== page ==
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IRS reverses course, won't require video selfies for taxpayer identification

The Internal Revenue Service is pulling away from its plan to start identifying taxpayers using video selfies via, with the government agency working to come up with another method that avoids facial recognition.

In January, the IRS revealed it was intending to use to verify new and existing users wanting to file taxes or to access tax records. A few weeks later, the IRS has changed course.

The IRS said on Monday it will "transition away from using a third-party service for facial recognition to help authenticate people creating new online accounts."

As part of the change, the IRS will "quickly develop and bring online an additional authentication process that does not involve facial recognition." It will also work with "cross-government partners to develop authentication methods" it could use, while still ensuring "broad access to tools."

The transition is expected to take place over the coming weeks, with the intention of avoiding causing mass disruption during tax season.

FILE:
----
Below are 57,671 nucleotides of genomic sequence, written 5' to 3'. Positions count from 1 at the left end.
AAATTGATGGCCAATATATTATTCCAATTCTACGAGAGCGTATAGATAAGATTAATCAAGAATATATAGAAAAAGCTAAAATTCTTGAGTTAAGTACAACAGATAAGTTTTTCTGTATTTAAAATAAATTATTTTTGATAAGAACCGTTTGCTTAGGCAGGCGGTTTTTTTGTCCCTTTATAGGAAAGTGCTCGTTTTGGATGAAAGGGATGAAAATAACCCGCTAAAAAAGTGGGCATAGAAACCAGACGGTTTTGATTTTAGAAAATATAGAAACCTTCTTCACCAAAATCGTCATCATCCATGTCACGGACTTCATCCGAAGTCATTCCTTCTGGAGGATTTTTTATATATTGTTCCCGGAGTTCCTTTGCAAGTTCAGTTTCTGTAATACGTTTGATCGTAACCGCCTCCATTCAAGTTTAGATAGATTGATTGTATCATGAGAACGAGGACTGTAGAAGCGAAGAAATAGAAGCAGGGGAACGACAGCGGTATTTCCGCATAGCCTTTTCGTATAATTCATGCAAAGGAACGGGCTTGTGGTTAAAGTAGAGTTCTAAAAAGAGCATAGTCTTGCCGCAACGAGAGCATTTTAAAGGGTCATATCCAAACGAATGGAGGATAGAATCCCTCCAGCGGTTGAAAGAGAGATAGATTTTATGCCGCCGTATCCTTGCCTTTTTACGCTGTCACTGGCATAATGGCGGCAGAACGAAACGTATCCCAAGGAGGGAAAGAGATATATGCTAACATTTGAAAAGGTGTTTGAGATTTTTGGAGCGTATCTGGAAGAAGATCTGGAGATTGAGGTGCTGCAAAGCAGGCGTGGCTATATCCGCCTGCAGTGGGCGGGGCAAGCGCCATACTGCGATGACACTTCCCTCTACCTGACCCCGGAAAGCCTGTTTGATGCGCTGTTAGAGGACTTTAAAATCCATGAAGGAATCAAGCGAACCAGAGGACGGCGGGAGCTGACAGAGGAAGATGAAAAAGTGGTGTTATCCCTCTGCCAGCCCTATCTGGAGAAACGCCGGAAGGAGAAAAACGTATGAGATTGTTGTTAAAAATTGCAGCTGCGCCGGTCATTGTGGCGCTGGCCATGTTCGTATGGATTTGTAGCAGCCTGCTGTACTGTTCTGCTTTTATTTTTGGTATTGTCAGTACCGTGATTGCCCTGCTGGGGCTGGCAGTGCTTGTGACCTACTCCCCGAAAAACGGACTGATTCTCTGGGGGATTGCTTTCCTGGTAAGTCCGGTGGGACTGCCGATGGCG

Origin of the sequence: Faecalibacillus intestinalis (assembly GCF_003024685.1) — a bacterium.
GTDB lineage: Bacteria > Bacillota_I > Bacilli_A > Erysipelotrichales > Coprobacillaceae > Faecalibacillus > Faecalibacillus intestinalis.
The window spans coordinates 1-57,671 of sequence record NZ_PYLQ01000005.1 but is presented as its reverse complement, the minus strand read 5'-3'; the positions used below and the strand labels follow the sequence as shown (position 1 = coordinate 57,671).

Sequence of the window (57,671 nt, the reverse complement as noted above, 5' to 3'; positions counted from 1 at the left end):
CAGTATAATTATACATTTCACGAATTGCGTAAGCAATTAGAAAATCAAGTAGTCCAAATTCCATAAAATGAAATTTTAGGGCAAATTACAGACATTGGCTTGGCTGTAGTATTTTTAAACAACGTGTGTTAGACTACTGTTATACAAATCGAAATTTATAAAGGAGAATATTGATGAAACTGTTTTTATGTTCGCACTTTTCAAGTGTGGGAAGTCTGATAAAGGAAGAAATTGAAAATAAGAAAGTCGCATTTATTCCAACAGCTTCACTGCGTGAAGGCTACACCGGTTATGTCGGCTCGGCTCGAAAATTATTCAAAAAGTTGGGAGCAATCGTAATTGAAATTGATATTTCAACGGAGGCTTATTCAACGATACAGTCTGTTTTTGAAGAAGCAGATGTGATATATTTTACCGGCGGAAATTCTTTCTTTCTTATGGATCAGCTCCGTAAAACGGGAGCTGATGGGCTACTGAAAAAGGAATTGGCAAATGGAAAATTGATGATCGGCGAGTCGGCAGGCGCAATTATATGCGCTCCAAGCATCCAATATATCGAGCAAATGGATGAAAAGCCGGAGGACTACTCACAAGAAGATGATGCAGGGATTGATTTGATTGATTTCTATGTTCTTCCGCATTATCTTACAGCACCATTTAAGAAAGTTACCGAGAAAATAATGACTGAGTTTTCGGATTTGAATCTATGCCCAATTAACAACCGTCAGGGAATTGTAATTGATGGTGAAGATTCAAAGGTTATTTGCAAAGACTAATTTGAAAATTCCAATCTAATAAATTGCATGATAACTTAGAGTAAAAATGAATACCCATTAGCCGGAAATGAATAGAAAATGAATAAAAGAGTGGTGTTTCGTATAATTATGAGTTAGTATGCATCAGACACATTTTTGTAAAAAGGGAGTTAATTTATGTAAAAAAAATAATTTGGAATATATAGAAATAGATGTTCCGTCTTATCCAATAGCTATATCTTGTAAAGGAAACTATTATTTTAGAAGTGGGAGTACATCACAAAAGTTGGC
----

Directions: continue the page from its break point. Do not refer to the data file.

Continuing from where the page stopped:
IRS Commissioner Chuck Rettig insists the IRS takes privacy and security seriously, and understands the concerns raised since its initial announcement. "Everyone should feel comfortable with how their personal information is secured, and we are quickly pursuing short-term options that do not involve facial recognition."

The change in plans follows after a letter from members of Congress was sent to Rettig on Monday, expressing concern about the plan to require "millions of Americans to have their face scanned by a government contractor. The letter said facial recognition system usage by a government agency, or contracting with a third-party "creates potential risks of privacy violations and abuse."

The letter also highlighted issues of racial bias in face recognition systems, as well as a seeming "lack of transparency" in the contract between the IRS and and itself.

In an initial use of the system by an AppleInsider staffer, the verification process required a video selfie taken via the company's website, as well as utility bills or a proof of residence, and a government-issued ID. Taking the video selfie was problematic, with light issues slowing the process down.